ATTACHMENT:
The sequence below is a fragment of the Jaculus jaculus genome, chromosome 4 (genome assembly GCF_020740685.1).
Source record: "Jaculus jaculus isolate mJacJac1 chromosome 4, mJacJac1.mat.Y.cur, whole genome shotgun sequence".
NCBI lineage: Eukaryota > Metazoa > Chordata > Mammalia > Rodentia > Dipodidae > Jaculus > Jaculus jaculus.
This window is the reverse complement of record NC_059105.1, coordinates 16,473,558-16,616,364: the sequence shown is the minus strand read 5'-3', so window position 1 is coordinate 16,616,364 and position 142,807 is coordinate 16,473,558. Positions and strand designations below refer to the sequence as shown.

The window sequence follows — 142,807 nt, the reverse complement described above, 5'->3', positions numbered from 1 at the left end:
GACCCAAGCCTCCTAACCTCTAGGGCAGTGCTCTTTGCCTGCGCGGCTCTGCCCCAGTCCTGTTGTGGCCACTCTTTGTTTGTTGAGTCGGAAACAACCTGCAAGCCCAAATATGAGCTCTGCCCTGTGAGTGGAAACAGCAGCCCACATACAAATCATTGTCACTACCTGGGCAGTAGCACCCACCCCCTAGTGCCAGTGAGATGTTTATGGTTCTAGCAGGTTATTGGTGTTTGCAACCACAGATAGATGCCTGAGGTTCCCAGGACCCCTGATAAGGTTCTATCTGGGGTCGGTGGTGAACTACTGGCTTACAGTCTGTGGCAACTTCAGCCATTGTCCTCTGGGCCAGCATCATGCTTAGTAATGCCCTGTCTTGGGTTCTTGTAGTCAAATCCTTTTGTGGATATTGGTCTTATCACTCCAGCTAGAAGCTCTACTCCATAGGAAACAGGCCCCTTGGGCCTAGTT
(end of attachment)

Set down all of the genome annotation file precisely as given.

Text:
The sequence below is a fragment of the Jaculus jaculus genome, chromosome 4 (genome assembly GCF_020740685.1).
Source record: "Jaculus jaculus isolate mJacJac1 chromosome 4, mJacJac1.mat.Y.cur, whole genome shotgun sequence".
NCBI lineage: Eukaryota > Metazoa > Chordata > Mammalia > Rodentia > Dipodidae > Jaculus > Jaculus jaculus.
This window is the reverse complement of record NC_059105.1, coordinates 16,473,558-16,616,364: the sequence shown is the minus strand read 5'-3', so window position 1 is coordinate 16,616,364 and position 142,807 is coordinate 16,473,558. Positions and strand designations below refer to the sequence as shown.

The window sequence follows — 142,807 nt, the reverse complement described above, 5'->3', positions numbered from 1 at the left end:
GACCCAAGCCTCCTAACCTCTAGGGCAGTGCTCTTTGCCTGCGCGGCTCTGCCCCAGTCCTGTTGTGGCCACTCTTTGTTTGTTGAGTCGGAAACAACCTGCAAGCCCAAATATGAGCTCTGCCCTGTGAGTGGAAACAGCAGCCCACATACAAATCATTGTCACTACCTGGGCAGTAGCACCCACCCCCTAGTGCCAGTGAGATGTTTATGGTTCTAGCAGGTTATTGGTGTTTGCAACCACAGATAGATGCCTGAGGTTCCCAGGACCCCTGATAAGGTTCTATCTGGGGTCGGTGGTGAACTACTGGCTTACAGTCTGTGGCAACTTCAGCCATTGTCCTCTGGGCCAGCATCATGCTTAGTAATGCCCTGTCTTGGGTTCTTGTAGTCAAATCCTTTTGTGGATATTGGTCTTATCACTCCAGCTAGAAGCTCTACTCCATAGGAAACAGGCCCCTTGGGCCTAGTT